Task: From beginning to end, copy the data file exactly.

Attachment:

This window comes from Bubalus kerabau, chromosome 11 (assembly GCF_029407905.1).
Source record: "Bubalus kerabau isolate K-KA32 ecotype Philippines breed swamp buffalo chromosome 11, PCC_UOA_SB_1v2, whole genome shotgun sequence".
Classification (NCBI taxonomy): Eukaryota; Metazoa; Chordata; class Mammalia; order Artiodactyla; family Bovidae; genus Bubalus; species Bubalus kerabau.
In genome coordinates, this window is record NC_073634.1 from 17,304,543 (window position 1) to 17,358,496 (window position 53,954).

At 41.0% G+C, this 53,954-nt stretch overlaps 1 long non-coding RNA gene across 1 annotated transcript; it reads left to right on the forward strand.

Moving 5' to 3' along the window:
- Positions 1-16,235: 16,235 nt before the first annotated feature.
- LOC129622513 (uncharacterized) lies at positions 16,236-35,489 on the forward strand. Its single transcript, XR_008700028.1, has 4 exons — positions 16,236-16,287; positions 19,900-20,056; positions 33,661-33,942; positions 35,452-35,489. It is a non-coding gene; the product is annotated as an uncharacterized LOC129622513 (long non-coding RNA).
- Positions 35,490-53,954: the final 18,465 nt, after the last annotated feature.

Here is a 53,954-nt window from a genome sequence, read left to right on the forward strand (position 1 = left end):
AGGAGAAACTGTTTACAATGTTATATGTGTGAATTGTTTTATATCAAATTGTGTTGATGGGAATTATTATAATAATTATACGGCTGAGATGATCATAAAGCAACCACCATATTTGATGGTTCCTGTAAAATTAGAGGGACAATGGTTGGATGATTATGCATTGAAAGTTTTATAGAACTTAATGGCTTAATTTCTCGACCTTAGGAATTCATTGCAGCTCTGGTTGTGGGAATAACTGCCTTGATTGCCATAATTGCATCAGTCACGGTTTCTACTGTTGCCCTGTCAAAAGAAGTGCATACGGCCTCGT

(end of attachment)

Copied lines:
This window comes from Bubalus kerabau, chromosome 11 (assembly GCF_029407905.1).
Source record: "Bubalus kerabau isolate K-KA32 ecotype Philippines breed swamp buffalo chromosome 11, PCC_UOA_SB_1v2, whole genome shotgun sequence".
Classification (NCBI taxonomy): Eukaryota; Metazoa; Chordata; class Mammalia; order Artiodactyla; family Bovidae; genus Bubalus; species Bubalus kerabau.
In genome coordinates, this window is record NC_073634.1 from 17,304,543 (window position 1) to 17,358,496 (window position 53,954).

At 41.0% G+C, this 53,954-nt stretch overlaps 1 long non-coding RNA gene across 1 annotated transcript; it reads left to right on the forward strand.

Moving 5' to 3' along the window:
- Positions 1-16,235: 16,235 nt before the first annotated feature.
- LOC129622513 (uncharacterized) lies at positions 16,236-35,489 on the forward strand. Its single transcript, XR_008700028.1, has 4 exons — positions 16,236-16,287; positions 19,900-20,056; positions 33,661-33,942; positions 35,452-35,489. It is a non-coding gene; the product is annotated as an uncharacterized LOC129622513 (long non-coding RNA).
- Positions 35,490-53,954: the final 18,465 nt, after the last annotated feature.

Here is a 53,954-nt window from a genome sequence, read left to right on the forward strand (position 1 = left end):
AGGAGAAACTGTTTACAATGTTATATGTGTGAATTGTTTTATATCAAATTGTGTTGATGGGAATTATTATAATAATTATACGGCTGAGATGATCATAAAGCAACCACCATATTTGATGGTTCCTGTAAAATTAGAGGGACAATGGTTGGATGATTATGCATTGAAAGTTTTATAGAACTTAATGGCTTAATTTCTCGACCTTAGGAATTCATTGCAGCTCTGGTTGTGGGAATAACTGCCTTGATTGCCATAATTGCATCAGTCACGGTTTCTACTGTTGCCCTGTCAAAAGAAGTGCATACGGCCTCGT